My husband and I love to make foods from scratch. We think they taste better than the store-bought alternatives, and we enjoy the process of cooking them. We’ve mastered pizza crust, marinara sauce, Alfredo sauce, and chicken stock, to name a few. But we’ve never baked our own bread.
This past weekend we discovered a fabulous little bakery with the absolute best fresh bread I’ve ever eaten in my life. It inspired us to try baking bread on our own. It was surprisingly easy!
I followed the recipe for whole wheat bread that came with my stand mixer. We had all of the ingredients on hand except for dry milk, so I ran out and picked some up.
My husband, always the risk-taking cook, was curious to see how it would turn out if we shaped it into a boule and baked it directly on our pizza stone. I’m a cautious cook, especially when I’m trying something new, so I wanted to follow the recipe exactly by shaping it into a loaf and baking it in a loaf pan. We decided to make one of each and see which is tastier!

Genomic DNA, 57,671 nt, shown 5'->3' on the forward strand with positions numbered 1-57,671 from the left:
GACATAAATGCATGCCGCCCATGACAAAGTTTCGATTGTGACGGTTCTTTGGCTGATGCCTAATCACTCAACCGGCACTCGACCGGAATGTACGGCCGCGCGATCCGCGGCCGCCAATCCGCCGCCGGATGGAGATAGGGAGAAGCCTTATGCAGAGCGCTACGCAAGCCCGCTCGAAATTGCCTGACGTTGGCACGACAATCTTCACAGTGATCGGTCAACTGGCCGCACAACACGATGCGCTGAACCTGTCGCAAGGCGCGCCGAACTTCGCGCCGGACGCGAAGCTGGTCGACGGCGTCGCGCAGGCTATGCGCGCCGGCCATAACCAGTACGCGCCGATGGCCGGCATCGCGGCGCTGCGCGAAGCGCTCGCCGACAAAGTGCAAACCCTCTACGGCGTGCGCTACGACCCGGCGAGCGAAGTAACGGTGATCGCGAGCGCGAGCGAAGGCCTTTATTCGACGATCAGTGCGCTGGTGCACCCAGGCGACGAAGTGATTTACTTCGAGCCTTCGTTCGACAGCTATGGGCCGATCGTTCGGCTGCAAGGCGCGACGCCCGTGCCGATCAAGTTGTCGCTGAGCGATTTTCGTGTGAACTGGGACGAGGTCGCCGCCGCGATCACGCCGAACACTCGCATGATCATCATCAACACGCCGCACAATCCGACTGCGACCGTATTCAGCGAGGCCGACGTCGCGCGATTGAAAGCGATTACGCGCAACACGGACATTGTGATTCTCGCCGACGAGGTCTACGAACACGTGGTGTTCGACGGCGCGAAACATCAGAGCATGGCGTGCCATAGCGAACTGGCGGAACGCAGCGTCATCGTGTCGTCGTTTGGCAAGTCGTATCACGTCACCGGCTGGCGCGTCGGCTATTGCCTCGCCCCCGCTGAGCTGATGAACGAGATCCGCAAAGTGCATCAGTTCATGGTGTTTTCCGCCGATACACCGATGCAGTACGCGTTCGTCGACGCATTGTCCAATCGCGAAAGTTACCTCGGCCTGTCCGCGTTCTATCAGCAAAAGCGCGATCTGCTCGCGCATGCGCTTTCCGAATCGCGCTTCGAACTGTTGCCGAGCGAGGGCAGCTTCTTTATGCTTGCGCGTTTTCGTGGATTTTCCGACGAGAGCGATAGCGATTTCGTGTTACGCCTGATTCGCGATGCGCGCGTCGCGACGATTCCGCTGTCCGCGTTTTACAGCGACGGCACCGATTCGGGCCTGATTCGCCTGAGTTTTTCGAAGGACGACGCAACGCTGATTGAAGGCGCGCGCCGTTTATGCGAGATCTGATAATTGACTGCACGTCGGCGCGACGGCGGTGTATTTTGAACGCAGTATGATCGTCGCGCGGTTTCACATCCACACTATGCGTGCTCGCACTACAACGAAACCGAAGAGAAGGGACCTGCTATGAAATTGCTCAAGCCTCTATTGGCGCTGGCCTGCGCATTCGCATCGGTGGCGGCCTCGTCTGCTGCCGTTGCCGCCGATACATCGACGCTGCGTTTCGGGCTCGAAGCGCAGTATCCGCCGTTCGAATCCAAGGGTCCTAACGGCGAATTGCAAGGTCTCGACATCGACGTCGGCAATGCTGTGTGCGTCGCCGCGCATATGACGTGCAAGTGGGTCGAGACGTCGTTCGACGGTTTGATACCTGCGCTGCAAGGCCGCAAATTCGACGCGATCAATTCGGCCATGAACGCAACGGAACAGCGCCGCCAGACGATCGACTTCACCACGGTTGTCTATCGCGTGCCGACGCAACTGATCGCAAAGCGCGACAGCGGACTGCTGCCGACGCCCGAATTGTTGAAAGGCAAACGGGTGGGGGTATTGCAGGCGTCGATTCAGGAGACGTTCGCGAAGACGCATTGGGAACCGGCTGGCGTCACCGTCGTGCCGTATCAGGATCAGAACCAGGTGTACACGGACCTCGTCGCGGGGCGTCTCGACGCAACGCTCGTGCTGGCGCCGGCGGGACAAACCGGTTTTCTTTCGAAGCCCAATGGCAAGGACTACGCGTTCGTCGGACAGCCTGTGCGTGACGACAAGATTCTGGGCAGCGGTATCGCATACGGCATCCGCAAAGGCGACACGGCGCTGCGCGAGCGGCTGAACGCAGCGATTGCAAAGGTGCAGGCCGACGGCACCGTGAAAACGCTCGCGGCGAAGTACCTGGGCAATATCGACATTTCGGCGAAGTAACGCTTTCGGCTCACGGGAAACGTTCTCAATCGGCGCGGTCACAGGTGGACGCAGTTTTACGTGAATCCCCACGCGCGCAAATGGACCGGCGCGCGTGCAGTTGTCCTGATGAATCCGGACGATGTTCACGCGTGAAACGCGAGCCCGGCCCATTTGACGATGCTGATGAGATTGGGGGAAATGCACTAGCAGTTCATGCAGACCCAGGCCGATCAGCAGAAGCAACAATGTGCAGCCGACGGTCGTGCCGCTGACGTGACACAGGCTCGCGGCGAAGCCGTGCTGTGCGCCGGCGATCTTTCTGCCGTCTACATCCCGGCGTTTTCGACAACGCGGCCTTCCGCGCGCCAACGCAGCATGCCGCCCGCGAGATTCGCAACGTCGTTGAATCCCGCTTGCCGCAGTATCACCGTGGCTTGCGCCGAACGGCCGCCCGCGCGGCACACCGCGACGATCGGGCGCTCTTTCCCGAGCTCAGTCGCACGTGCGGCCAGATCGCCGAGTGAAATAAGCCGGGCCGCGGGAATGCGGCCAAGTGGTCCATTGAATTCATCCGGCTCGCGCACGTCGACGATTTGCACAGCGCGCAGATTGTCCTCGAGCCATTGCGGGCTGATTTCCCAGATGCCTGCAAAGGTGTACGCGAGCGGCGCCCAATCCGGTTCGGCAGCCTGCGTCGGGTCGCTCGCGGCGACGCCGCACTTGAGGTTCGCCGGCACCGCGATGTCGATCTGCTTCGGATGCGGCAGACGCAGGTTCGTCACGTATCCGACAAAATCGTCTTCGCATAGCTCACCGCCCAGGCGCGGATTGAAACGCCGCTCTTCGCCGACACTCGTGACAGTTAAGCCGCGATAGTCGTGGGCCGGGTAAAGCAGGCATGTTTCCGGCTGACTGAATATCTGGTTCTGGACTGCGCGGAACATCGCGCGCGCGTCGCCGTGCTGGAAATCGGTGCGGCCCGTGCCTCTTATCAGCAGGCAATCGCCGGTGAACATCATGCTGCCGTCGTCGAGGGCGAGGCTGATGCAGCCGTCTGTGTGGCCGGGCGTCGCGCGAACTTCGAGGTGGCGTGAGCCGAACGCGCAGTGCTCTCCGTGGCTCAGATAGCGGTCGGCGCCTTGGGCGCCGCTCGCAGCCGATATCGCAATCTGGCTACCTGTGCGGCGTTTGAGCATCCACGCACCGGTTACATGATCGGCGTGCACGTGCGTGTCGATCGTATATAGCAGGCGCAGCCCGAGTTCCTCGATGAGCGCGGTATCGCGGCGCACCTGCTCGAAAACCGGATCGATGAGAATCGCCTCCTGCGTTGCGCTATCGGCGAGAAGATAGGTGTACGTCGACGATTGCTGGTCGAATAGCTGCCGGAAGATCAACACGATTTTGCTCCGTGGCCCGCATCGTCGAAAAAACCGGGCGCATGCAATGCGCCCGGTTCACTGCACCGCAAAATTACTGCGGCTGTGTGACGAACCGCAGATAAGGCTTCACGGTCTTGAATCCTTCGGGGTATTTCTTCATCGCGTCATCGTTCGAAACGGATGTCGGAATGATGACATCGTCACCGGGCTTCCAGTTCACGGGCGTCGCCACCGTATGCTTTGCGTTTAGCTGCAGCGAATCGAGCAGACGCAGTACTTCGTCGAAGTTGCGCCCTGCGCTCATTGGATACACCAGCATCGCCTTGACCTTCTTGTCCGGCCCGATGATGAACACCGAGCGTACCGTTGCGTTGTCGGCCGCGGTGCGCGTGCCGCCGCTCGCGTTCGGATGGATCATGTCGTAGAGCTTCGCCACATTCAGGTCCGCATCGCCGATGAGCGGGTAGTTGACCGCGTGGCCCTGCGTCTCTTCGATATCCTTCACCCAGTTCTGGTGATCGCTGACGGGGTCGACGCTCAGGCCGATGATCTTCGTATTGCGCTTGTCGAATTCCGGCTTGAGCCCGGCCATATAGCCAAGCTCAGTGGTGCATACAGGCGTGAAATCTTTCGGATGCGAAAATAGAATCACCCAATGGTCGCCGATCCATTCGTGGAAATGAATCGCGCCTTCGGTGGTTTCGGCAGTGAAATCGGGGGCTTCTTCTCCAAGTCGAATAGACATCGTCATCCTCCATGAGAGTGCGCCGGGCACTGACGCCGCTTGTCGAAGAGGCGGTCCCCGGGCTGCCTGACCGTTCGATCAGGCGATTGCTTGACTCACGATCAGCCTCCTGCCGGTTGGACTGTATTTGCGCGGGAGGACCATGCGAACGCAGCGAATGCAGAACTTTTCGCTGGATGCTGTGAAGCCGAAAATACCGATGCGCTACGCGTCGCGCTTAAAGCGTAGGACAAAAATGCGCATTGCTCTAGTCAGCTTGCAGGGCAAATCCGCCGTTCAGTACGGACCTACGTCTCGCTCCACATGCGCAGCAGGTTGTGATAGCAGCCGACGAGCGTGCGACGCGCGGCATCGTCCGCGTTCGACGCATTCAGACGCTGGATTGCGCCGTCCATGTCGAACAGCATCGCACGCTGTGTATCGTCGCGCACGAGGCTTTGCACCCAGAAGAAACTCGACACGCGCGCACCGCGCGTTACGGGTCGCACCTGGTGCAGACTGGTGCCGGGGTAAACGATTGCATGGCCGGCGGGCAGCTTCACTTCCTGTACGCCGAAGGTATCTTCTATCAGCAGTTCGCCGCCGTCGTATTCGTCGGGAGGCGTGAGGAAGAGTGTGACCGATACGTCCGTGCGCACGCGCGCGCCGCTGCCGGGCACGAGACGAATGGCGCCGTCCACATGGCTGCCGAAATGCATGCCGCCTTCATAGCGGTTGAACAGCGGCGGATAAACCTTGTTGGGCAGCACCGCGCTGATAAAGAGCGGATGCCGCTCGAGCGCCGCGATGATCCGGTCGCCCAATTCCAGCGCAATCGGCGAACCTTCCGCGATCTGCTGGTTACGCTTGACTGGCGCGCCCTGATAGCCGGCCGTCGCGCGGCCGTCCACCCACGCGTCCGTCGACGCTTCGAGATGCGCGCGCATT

It was going great … and then I went to check on it about 5 minutes before it was supposed to come out of the oven. It was already overdone! Doh. I blame my oven and its crazy 50-degrees-hotter-than-what-it’s-set-on temperature.
It’s also denser than I’d like, which means I didn’t let it rise long enough. Hopefully I’ll get better at baking fluffy, soft sandwich bread with more practice. It still tastes pretty good even if it’s not so pretty, and it would definitely go well with a nice hearty bowl of stew. Not so sure about using it for sandwiches, though.
Like most of the foods we make at home, I’m not convinced that homemade bread is actually cheaper than the deeply discounted, mass-produced store-bought bread that we buy (does anyone have any numbers on that?!). But it sure did make the house smell good!
I also feel good knowing exactly what’s in this bread (mostly just whole wheat flour, dry milk, and yeast), as opposed to the long list of unpronounceable chemicals and preservatives in the store-bought bread ingredients list.
We don’t eat a ton of bread each week, so it would be totally doable for us to start making two loaves every two weeks and freezing one for the following week. I’m going to try it out! Yay for homemade food!
Any tips from bread-making experts would be greatly appreciated! What kind of shelf life can I expect from the bread that I don’t freeze?